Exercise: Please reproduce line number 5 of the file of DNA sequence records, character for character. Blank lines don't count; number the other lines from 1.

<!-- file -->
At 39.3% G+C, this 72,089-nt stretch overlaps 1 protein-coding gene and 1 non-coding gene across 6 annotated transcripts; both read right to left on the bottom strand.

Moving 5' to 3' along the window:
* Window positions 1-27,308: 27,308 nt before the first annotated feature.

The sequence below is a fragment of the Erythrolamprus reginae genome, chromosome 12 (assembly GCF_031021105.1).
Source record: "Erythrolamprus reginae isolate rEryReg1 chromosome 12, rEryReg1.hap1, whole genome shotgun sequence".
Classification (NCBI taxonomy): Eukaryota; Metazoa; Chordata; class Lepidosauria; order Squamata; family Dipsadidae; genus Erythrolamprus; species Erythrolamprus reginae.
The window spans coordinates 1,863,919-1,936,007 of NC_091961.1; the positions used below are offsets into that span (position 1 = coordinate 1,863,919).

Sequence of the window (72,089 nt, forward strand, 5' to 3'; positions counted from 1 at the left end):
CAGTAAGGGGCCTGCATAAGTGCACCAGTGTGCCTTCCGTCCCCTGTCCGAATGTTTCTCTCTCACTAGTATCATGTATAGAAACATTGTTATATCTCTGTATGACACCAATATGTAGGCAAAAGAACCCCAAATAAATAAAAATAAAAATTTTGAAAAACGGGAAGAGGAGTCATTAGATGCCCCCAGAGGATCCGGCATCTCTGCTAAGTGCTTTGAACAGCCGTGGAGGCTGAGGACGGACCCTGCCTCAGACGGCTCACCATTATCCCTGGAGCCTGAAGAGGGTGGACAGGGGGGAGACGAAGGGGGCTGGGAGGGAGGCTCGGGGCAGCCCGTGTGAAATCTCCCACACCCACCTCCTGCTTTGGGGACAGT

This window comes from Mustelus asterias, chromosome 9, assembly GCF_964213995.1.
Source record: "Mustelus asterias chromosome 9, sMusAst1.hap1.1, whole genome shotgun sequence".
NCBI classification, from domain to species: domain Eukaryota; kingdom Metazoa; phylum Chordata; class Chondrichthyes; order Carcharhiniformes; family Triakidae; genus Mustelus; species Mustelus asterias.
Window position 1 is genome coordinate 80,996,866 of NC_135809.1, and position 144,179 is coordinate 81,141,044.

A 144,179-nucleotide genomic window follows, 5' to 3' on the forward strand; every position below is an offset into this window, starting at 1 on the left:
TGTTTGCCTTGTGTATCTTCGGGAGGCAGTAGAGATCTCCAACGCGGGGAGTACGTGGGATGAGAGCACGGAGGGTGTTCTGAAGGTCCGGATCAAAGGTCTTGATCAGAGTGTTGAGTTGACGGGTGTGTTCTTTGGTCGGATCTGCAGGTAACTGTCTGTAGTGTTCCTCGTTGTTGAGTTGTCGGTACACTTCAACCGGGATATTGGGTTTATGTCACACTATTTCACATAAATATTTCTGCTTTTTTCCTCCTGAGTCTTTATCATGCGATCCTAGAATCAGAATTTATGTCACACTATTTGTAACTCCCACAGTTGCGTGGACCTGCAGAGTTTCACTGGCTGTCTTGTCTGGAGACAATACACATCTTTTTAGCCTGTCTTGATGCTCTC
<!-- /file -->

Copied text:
Source record: "Erythrolamprus reginae isolate rEryReg1 chromosome 12, rEryReg1.hap1, whole genome shotgun sequence".